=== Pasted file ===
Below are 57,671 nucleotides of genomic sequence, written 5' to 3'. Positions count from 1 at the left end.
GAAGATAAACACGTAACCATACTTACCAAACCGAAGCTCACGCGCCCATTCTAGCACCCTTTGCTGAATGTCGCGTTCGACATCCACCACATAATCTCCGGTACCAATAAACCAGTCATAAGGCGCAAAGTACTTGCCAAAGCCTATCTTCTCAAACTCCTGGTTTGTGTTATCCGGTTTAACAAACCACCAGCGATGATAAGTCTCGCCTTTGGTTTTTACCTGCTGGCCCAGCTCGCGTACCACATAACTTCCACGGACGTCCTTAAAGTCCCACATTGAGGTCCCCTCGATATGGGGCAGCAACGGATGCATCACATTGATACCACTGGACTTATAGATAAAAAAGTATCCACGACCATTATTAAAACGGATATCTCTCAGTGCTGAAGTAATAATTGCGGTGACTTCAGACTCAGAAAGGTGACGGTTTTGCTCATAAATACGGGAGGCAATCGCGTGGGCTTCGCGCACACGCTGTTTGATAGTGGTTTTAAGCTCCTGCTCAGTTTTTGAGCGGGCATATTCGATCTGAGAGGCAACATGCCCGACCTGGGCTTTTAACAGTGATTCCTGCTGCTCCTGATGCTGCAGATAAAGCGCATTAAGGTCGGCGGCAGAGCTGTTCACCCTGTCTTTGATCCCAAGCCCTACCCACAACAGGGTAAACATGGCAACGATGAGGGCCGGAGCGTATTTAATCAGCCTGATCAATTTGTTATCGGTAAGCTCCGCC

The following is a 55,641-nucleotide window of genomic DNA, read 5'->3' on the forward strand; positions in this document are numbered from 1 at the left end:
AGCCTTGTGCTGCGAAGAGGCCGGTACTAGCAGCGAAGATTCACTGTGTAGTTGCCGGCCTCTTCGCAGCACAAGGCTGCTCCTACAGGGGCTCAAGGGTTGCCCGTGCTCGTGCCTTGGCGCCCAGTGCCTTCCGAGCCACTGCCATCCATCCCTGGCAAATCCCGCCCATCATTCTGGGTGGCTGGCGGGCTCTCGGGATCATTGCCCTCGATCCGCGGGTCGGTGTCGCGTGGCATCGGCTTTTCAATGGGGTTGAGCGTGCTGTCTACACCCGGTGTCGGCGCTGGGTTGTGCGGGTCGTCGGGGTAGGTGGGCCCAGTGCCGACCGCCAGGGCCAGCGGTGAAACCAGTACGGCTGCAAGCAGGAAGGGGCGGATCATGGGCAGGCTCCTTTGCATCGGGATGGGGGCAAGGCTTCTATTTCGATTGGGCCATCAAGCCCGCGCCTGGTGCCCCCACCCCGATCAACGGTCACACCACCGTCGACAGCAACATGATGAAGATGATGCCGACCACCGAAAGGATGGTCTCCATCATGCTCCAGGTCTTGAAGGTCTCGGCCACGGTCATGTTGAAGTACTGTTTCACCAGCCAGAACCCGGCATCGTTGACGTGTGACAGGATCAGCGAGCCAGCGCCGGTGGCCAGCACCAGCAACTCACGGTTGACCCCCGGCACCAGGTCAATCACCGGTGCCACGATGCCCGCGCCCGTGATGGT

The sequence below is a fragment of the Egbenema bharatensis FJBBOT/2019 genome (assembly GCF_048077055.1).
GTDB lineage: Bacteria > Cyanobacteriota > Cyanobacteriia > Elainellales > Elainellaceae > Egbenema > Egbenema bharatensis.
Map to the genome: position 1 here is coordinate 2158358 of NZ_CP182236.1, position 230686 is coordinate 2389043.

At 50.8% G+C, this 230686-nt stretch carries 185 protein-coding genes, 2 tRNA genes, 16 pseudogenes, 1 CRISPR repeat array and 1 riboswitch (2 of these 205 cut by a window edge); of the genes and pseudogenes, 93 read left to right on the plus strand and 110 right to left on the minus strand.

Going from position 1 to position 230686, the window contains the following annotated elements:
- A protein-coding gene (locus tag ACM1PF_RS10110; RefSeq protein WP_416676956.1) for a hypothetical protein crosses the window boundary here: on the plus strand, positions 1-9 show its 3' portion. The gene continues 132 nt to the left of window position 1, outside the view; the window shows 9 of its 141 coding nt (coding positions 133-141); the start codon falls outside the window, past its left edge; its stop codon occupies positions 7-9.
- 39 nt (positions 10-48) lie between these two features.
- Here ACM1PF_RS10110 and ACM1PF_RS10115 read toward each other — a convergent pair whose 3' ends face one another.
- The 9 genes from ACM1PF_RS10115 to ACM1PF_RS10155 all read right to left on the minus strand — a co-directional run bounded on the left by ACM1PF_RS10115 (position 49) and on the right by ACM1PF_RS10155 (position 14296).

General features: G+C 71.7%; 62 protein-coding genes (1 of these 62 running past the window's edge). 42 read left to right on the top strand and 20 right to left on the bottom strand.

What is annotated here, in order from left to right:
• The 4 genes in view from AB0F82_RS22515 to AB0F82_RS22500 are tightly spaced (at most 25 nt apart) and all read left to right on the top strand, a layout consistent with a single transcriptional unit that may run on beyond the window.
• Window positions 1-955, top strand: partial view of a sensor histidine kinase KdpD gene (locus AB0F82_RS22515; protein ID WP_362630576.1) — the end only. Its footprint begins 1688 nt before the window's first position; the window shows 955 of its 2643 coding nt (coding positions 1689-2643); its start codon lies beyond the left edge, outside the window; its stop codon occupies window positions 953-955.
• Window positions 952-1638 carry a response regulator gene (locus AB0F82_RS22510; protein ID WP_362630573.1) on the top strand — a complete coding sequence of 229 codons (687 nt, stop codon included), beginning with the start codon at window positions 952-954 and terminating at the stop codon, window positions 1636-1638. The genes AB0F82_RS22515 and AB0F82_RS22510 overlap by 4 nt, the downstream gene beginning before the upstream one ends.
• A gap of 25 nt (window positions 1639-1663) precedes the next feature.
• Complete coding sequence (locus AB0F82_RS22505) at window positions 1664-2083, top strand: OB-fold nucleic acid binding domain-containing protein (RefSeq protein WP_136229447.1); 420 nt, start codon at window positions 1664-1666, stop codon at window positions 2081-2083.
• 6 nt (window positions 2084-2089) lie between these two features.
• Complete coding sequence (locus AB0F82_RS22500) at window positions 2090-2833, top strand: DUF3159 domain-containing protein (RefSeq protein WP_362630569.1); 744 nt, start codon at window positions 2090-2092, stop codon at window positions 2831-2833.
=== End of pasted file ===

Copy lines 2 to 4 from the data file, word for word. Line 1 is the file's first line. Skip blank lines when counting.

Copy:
GAAGATAAACACGTAACCATACTTACCAAACCGAAGCTCACGCGCCCATTCTAGCACCCTTTGCTGAATGTCGCGTTCGACATCCACCACATAATCTCCGGTACCAATAAACCAGTCATAAGGCGCAAAGTACTTGCCAAAGCCTATCTTCTCAAACTCCTGGTTTGTGTTATCCGGTTTAACAAACCACCAGCGATGATAAGTCTCGCCTTTGGTTTTTACCTGCTGGCCCAGCTCGCGTACCACATAACTTCCACGGACGTCCTTAAAGTCCCACATTGAGGTCCCCTCGATATGGGGCAGCAACGGATGCATCACATTGATACCACTGGACTTATAGATAAAAAAGTATCCACGACCATTATTAAAACGGATATCTCTCAGTGCTGAAGTAATAATTGCGGTGACTTCAGACTCAGAAAGGTGACGGTTTTGCTCATAAATACGGGAGGCAATCGCGTGGGCTTCGCGCACACGCTGTTTGATAGTGGTTTTAAGCTCCTGCTCAGTTTTTGAGCGGGCATATTCGATCTGAGAGGCAACATGCCCGACCTGGGCTTTTAACAGTGATTCCTGCTGCTCCTGATGCTGCAGATAAAGCGCATTAAGGTCGGCGGCAGAGCTGTTCACCCTGTCTTTGATCCCAAGCCCTACCCACAACAGGGTAAACATGGCAACGATGAGGGCCGGAGCGTATTTAATCAGCCTGATCAATTTGTTATCGGTAAGCTCCGCC

The following is a 55,641-nucleotide window of genomic DNA, read 5'->3' on the forward strand; positions in this document are numbered from 1 at the left end:
AGCCTTGTGCTGCGAAGAGGCCGGTACTAGCAGCGAAGATTCACTGTGTAGTTGCCGGCCTCTTCGCAGCACAAGGCTGCTCCTACAGGGGCTCAAGGGTTGCCCGTGCTCGTGCCTTGGCGCCCAGTGCCTTCCGAGCCACTGCCATCCATCCCTGGCAAATCCCGCCCATCATTCTGGGTGGCTGGCGGGCTCTCGGGATCATTGCCCTCGATCCGCGGGTCGGTGTCGCGTGGCATCGGCTTTTCAATGGGGTTGAGCGTGCTGTCTACACCCGGTGTCGGCGCTGGGTTGTGCGGGTCGTCGGGGTAGGTGGGCCCAGTGCCGACCGCCAGGGCCAGCGGTGAAACCAGTACGGCTGCAAGCAGGAAGGGGCGGATCATGGGCAGGCTCCTTTGCATCGGGATGGGGGCAAGGCTTCTATTTCGATTGGGCCATCAAGCCCGCGCCTGGTGCCCCCACCCCGATCAACGGTCACACCACCGTCGACAGCAACATGATGAAGATGATGCCGACCACCGAAAGGATGGTCTCCATCATGCTCCAGGTCTTGAAGGTCTCGGCCACGGTCATGTTGAAGTACTGTTTCACCAGCCAGAACCCGGCATCGTTGACGTGTGACAGGATCAGCGAGCCAGCGCCGGTGGCCAGCACCAGCAACTCACGGTTGACCCCCGGCACCAGGTCAATCACCGGTGCCACGATGCCCGCGCCCGTGATGGT